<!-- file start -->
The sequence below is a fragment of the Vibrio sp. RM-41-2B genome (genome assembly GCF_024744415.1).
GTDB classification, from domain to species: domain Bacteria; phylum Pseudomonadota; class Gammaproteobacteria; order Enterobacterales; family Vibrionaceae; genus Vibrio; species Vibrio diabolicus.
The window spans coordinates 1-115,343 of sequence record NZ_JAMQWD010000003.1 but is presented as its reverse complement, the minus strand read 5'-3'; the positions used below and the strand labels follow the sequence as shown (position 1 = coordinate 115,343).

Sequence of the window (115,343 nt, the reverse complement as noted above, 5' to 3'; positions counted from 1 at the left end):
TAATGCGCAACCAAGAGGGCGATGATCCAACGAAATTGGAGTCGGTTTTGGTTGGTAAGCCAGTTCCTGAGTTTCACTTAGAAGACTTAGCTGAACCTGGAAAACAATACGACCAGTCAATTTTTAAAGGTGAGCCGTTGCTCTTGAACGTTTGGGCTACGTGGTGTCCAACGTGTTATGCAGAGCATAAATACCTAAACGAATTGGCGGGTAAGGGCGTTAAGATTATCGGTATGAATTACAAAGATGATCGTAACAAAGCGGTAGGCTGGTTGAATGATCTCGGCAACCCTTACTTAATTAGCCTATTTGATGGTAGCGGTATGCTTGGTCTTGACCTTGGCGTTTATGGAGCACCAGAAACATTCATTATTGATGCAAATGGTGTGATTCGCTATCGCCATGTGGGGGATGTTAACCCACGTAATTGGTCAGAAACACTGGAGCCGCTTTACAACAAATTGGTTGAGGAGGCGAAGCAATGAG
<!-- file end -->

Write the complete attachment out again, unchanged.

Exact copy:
The sequence below is a fragment of the Vibrio sp. RM-41-2B genome (genome assembly GCF_024744415.1).
GTDB classification, from domain to species: domain Bacteria; phylum Pseudomonadota; class Gammaproteobacteria; order Enterobacterales; family Vibrionaceae; genus Vibrio; species Vibrio diabolicus.
The window spans coordinates 1-115,343 of sequence record NZ_JAMQWD010000003.1 but is presented as its reverse complement, the minus strand read 5'-3'; the positions used below and the strand labels follow the sequence as shown (position 1 = coordinate 115,343).

Sequence of the window (115,343 nt, the reverse complement as noted above, 5' to 3'; positions counted from 1 at the left end):
TAATGCGCAACCAAGAGGGCGATGATCCAACGAAATTGGAGTCGGTTTTGGTTGGTAAGCCAGTTCCTGAGTTTCACTTAGAAGACTTAGCTGAACCTGGAAAACAATACGACCAGTCAATTTTTAAAGGTGAGCCGTTGCTCTTGAACGTTTGGGCTACGTGGTGTCCAACGTGTTATGCAGAGCATAAATACCTAAACGAATTGGCGGGTAAGGGCGTTAAGATTATCGGTATGAATTACAAAGATGATCGTAACAAAGCGGTAGGCTGGTTGAATGATCTCGGCAACCCTTACTTAATTAGCCTATTTGATGGTAGCGGTATGCTTGGTCTTGACCTTGGCGTTTATGGAGCACCAGAAACATTCATTATTGATGCAAATGGTGTGATTCGCTATCGCCATGTGGGGGATGTTAACCCACGTAATTGGTCAGAAACACTGGAGCCGCTTTACAACAAATTGGTTGAGGAGGCGAAGCAATGAG